For Future Reference

In keeping with the theme of LIS curriculum assessment, I decided to pose another question that invariably surfaces whenever I talk with people about requisite and elective course offerings. Should library schools still require a reference course?

Last time I wrote on the subject, I suggested that LIS programs actually require two courses in practical reference. For instance, one course might serve as an overview of electronic reference–comparative database analysis, library-vendor relationships, Internet research, database user instruction, etc. The second requisite course might be an advanced version of the first, an exploration of metadata and retrieval methods, or perhaps a choice among content areas, i.e., sciences, business and law, humanities. This second course may also be writing-intensive, depending upon the expertise of the instructor. Couldn’t hurt, right?

However, there is increasing sentiment in the field that the work of the reference librarian as we know it has changed so significantly that new LIS students should not be required to take a course entirely specific to reference resources. That’s a can of worms I really didn’t want to open in a post about curricula, but I’m not sure we can have a satisfying discussion without a cursory glance at the issue. After all, what greater knowledge base does the emergent librarian bring to the profession than the knowledge base formed in the classroom?

I would not agree that the Internet has altogether obviated the need of reference librarians who actually perform reference. As long as K-12 and college students still use their school libraries for research, the functions of many school and academic reference librarians should remain relatively traditional. And while it’s true that traditional reference in public libraries has been largely supplanted by Internet searching, public librarians still serve multi-age students, and new librarians will have to be versed in information resources of all types and formats. All library professionals, whatever their titles may be, should be conscious of web research ethics and capable of bibliographic assistance.

True that the job description for Reference Librarian is changing in many places, particularly in public libraries where the Internet now rules for the casual information seeker. Many new reference librarians are expected to be not only materials curators, but also content creators. In many libraries, reference librarians are being replaced by people with practice in web design and systems management and varied advanced computer savvy. Others are heavily involved in public relations and marketing, building partnerships and promoting library programs and services in both the physical and online communities.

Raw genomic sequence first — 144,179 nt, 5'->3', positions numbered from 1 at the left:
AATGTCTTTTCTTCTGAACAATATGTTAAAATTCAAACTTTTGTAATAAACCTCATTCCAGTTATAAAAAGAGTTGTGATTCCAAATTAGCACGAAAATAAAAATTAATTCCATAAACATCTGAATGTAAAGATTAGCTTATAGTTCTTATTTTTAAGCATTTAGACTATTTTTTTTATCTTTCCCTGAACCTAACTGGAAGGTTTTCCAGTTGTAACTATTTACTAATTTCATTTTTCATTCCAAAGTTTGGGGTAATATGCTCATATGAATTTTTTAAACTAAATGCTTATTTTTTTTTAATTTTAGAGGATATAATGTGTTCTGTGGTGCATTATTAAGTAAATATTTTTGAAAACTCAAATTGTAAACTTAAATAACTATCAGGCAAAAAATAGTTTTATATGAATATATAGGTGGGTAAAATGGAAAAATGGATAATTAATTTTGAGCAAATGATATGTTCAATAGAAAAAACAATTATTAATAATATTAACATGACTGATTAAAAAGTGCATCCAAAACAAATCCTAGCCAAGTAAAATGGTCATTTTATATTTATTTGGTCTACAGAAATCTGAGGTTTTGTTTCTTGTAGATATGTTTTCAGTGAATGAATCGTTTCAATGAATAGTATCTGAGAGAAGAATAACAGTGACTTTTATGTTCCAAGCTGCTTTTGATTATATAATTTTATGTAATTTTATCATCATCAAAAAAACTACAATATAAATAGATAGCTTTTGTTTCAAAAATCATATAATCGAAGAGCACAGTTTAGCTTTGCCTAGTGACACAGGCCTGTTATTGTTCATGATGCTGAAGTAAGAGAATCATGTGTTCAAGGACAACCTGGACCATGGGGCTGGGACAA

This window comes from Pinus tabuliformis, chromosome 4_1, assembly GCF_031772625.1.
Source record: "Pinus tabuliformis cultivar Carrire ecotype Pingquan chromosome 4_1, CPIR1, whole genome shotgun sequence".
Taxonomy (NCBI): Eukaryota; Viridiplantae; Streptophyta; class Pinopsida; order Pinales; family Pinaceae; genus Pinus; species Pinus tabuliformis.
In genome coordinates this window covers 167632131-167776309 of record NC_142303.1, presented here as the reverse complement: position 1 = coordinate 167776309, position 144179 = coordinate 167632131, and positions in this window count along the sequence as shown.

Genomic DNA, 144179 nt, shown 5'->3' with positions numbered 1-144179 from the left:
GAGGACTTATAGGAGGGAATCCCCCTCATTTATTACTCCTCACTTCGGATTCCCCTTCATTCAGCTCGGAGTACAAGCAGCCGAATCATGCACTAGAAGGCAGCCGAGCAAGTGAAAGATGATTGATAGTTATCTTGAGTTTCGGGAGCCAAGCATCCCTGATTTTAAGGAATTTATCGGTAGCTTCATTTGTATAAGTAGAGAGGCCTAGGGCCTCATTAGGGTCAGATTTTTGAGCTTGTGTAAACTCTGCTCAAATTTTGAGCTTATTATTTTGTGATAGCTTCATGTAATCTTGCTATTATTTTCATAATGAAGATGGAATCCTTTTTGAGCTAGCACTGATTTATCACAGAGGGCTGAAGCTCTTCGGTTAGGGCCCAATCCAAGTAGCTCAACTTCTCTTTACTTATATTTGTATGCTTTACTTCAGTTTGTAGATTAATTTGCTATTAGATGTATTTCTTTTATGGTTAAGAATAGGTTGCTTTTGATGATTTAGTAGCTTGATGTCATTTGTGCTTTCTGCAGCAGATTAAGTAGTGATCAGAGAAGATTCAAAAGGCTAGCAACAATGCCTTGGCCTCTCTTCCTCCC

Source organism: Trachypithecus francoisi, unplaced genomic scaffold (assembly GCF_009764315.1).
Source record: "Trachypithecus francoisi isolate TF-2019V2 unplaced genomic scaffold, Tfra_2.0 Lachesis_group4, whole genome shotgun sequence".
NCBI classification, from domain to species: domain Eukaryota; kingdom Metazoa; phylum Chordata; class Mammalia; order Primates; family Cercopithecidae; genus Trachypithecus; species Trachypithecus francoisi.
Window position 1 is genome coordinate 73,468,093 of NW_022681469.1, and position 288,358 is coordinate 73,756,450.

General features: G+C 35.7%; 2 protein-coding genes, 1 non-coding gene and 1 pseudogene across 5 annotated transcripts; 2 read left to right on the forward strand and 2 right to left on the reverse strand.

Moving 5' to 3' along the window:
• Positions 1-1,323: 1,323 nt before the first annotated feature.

Yet these changes don’t alter the fact that people still use libraries to seek information. Users come in many different ages, levels of expertise, communicative capabilities, and other demographics. Each have their individual needs for research assistance, just like always, and not everyone can properly serve their interests on the web.

Consider the angles: changes in user expertise, quality of web information vs. quality of database information, changing roles of LIS professionals, etc. What are your thoughts on current modes of reference instruction? How can library schools effectively modify curricula to better serve future professionals?

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About Steven V. Kaszynski
librarian, editor, contributor

4 Responses to For Future Reference

  1. Thanks for posting about this, Steven. I am looking forward to the conversation. I currently work with college students, and they often request my help not just for finding library materials and searching databases, but also for searching the web.

    If the course/s are as you describe, I think that a reference course would be beneficial to almost all librarians. It/they would highlight how information is organized, accessed, used, etc., knowledge of which cannot be a detriment to any information professional. Whether or not to require it, I’m not so sure.

    The reference class I took (not required) was of a more traditional bend, and honestly, I don’t think I got much out of it. I would have been happier if we had been required to work at an actual reference desk. I am definitely a hands-on learner, and I need real situations to be able to completely process anything I read or discuss.

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  3. In my reference course I found it useful that we did actual practice reference interviews in class. A person asked a somewhat vague question and then we had to get at what they were really looking for (the question behind the question). The navigation of the actual reference interview is an important part of serving patrons.

    I also think that more technology skills are required for reference librarians today. Like you said, reference librarians are doing more content creation and curation and that requires some level of technical skill. Reference librarians should have the ability to create tools and guides to make things easier to find for their users.

    • We did those, too, Andy. I think that’s still a fairly common interactive practice in intro reference courses. The tech element reaches so much farther than reference. Library schools that haven’t yet restructured their tech application instruction will have to get on top of it.

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